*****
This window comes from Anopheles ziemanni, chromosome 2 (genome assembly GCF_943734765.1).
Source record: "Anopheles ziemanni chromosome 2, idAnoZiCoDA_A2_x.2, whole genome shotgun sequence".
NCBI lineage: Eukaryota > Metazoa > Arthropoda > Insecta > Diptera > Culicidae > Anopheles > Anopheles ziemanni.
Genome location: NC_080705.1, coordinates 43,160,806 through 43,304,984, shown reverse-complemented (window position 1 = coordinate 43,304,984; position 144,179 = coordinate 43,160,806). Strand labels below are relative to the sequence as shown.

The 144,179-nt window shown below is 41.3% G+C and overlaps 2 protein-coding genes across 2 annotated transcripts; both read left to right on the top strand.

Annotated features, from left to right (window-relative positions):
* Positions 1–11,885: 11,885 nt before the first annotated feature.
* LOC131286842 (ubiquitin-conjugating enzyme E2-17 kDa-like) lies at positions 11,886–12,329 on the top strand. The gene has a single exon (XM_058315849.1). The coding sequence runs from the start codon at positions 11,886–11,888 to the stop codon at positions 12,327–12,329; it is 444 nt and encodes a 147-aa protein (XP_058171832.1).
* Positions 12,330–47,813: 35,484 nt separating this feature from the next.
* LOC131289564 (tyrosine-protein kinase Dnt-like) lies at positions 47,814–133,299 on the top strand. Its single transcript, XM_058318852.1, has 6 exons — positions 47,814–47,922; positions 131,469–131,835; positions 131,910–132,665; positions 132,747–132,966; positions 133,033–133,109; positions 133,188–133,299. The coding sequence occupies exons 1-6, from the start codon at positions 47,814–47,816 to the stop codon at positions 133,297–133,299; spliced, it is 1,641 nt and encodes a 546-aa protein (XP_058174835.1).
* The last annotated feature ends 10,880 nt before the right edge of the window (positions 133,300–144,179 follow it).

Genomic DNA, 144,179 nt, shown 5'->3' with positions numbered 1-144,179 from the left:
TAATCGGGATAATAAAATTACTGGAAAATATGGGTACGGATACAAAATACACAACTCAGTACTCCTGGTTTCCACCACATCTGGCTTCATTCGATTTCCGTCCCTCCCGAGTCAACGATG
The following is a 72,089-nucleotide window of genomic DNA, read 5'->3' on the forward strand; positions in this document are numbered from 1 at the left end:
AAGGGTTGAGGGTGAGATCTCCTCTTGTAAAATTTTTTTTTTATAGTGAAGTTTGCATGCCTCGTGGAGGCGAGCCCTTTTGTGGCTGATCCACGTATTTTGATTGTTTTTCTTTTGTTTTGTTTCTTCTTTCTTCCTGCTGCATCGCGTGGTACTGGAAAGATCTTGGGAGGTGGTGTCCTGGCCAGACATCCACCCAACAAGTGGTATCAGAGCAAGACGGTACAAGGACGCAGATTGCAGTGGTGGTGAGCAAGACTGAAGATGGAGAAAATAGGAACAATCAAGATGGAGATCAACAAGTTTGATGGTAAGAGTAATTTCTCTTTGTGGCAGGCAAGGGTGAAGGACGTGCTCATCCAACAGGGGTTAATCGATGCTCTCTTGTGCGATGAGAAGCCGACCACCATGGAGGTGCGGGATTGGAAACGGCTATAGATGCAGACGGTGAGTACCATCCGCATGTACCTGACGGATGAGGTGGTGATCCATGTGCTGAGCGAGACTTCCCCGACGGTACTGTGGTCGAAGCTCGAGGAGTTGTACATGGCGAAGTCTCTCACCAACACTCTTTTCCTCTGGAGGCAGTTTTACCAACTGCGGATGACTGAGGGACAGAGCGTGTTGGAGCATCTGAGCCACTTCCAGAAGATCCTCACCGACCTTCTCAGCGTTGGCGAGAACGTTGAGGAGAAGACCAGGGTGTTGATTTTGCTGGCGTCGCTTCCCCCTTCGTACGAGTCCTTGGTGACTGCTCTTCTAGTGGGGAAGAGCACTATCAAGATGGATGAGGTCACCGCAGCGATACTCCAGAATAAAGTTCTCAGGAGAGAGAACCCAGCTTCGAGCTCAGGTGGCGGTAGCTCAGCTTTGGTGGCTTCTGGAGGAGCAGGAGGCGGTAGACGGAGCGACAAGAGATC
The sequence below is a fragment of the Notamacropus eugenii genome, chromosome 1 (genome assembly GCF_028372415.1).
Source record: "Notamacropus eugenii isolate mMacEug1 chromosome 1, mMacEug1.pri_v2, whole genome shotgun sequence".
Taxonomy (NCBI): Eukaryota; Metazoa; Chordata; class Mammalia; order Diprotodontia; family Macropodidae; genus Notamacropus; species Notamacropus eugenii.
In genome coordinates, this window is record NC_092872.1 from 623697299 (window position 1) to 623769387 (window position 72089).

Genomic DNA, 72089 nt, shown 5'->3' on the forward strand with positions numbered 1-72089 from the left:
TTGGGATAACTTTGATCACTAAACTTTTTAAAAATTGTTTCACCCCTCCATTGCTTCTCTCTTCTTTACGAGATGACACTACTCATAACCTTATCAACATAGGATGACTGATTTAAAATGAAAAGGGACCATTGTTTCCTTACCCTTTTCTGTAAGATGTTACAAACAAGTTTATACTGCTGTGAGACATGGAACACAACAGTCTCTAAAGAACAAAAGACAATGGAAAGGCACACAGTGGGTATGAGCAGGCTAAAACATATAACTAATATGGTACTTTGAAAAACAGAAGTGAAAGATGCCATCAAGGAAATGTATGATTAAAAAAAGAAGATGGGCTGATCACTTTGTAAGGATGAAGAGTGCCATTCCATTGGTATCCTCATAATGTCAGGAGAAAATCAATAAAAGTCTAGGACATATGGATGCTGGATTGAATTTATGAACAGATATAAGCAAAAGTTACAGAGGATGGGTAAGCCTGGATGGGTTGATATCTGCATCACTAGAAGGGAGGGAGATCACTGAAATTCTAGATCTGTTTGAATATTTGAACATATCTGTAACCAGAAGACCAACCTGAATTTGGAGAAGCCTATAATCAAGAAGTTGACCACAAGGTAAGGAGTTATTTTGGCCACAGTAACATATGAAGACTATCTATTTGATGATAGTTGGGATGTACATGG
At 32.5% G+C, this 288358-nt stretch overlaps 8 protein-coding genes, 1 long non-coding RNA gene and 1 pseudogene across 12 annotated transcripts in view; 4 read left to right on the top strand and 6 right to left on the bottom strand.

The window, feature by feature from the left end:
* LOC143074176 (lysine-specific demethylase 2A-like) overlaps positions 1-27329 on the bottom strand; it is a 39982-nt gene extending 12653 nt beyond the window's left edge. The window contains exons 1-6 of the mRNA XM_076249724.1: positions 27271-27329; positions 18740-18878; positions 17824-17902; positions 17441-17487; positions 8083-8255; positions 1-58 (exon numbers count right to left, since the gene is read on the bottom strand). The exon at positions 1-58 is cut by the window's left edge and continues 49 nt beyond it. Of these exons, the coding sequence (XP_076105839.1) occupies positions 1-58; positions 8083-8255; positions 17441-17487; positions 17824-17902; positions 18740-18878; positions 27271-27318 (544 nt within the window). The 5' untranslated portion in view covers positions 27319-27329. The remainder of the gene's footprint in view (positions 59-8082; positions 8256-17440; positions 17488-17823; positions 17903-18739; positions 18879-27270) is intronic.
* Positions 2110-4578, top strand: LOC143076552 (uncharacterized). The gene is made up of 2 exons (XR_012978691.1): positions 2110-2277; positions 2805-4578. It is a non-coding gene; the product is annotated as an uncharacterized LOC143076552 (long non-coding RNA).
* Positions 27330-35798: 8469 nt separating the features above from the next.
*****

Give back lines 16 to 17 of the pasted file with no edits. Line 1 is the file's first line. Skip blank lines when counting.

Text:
The sequence below is a fragment of the Notamacropus eugenii genome, chromosome 1 (genome assembly GCF_028372415.1).
Source record: "Notamacropus eugenii isolate mMacEug1 chromosome 1, mMacEug1.pri_v2, whole genome shotgun sequence".